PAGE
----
Back in 1979, a little film called Alien was released and 8 words changed the face of sci-fi horror forever. ‘In space no one can hear you scream’. Since then we’ve had 3 sequels and a less than inspiring prequel aiming to answer some of the questions raised through the first 4 films, building a growing mythology around the Alien universe. In this respect, Alien: Covenant feels like a definitive prequel, more so than Prometheus – it answers questions raised from previous films and aims to try and bridge the gap to the start of the Alien films. In some ways it does deliver but in others the film feels disappointingly off the standard you’d expect from the best Alien films.
The story actually follows pretty closely to the original before veering off course, like the crew of the Covenant, into uncharted waters. The set up is convincing enough; the crew awaken following an incident on the ship and whilst frantically trying to get the power back online, intercept a strange signal from a nearby world that looks like the perfect paradise. They decide to investigate and when the ship lands on the remote planet, the crew decide to investigate the origin of the signal. Of course things go awry, starting with one unlucky host, and the xenomorph starts wreaking havoc on the crew.
When the story sticks to the conventional set up of the original, despite its predictable story beats, its at its strongest. There’s an air of tension around the film, the characters have time to develop and in true horror fashion we see things slowly take a turn for the worst. As the film continues, however, it deviates from its action or horror origin and turns more mystery. The focus shifts from the alien to endearing, scene-stealing David (Michael Fassbender) as he reprises his role as the android. Its here where questions are answered – including the true origin of the alien, the face huggers and to an extent, part of the engineer story that started in Prometheus. Its gripping stuff but feels at odds with the adrenaline-soaked survival game the teasers and first half of the film would lead you to believe it is.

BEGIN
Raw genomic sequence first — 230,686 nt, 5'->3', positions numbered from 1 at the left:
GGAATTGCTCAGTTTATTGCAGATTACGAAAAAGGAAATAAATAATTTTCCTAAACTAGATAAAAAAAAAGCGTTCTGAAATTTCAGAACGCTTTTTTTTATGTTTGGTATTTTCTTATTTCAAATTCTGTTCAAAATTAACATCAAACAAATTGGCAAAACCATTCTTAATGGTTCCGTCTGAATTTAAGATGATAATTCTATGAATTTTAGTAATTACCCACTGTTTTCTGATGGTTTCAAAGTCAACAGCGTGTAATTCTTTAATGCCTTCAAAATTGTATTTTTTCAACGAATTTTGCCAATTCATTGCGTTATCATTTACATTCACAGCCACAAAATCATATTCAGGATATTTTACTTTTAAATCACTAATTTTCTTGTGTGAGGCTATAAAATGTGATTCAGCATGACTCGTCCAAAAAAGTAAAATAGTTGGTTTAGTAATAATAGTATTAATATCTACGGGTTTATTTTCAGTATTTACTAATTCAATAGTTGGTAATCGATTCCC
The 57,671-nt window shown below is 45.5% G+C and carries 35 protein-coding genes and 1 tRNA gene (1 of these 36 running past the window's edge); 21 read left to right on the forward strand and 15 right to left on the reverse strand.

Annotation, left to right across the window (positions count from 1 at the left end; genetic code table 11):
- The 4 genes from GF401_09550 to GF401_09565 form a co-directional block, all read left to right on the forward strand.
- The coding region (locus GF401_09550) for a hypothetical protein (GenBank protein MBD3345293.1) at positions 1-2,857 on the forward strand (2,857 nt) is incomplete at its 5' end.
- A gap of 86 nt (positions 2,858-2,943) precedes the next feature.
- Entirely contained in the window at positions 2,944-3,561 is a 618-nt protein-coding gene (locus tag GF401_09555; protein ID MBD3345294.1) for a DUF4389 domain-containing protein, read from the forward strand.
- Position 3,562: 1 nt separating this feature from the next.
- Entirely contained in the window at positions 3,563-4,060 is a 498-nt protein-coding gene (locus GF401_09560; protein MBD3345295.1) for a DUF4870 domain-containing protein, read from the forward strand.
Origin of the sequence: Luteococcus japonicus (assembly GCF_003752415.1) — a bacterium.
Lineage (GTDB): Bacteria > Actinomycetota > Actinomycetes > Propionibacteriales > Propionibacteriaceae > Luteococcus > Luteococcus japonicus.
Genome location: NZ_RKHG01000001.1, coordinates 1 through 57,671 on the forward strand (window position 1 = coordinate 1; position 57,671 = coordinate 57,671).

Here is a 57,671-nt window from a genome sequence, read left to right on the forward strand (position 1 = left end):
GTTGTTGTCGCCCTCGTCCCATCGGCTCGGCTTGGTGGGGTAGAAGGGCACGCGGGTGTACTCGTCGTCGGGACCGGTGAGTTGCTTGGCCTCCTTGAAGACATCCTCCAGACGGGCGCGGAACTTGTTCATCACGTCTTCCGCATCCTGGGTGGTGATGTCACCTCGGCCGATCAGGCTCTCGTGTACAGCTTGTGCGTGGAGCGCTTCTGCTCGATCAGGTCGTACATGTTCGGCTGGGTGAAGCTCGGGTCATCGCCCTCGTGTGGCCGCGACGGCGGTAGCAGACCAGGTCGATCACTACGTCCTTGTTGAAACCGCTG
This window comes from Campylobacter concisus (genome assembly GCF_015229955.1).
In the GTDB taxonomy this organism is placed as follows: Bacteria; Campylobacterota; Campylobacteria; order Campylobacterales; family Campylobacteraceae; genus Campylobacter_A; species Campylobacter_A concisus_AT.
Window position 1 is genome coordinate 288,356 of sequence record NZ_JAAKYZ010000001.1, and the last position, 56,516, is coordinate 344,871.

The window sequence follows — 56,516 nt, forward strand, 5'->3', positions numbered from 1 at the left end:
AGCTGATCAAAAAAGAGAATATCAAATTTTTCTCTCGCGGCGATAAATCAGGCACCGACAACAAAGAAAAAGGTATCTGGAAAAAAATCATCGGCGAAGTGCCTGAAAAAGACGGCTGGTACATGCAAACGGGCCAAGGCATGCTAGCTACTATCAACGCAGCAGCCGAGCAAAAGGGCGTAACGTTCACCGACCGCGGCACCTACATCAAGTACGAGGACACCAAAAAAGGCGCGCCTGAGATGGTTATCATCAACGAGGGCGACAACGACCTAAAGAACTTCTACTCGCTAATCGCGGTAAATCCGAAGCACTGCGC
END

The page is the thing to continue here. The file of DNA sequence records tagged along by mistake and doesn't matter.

Whilst I appreciate Director Ridley Scott’s intention of filling some of the gaps in the story, it just feels like fan service rather than an attempt to actually bring the series forward in a meaningful way. I actually thought the series thrived from its many questions and keeping them unanswered raises the uneasy tension these films produce so well. There are some good ideas here though but the attempt to explore the mythology through the eyes of android David feels at odds with the survival played out by the crew of the ship.
Speaking of Fassbender, he is outstanding as David and his role alone makes it worthwhile to watch this film. Its strange that the monster of a horror movie isn’t the scene stealer but some of this stems from the sheer amount of screen time the creature gets. Less is more comes to mind as the xenomorph gets a fair amount of screen time from its early origin form through to the perfect organism it becomes. Whilst this isn’t necessarily a bad thing, it doesn’t work as a horror at all and moments that should be scary don’t because there’s nothing left to the imagination.
Overall then, Alien: Covenant is a strange one to review. On the one hand, I do recommend Covenant. Fans of the series will be happy and thrown on top of a majestic Fassbender performance, there’s plenty of questions answered about the franchise. It’s certainly not the horror the trailers and posters would have you believe and despite its best intentions, there are times where Alien: Covenant feels like its only purpose is to please die-hard fans and fill in the gaps rather than move the series forward. Its uneven pace does the film no favours but unlike Prometheus, this does feel like a true Alien prequel, even if it does have some hiccups in delivering the goods.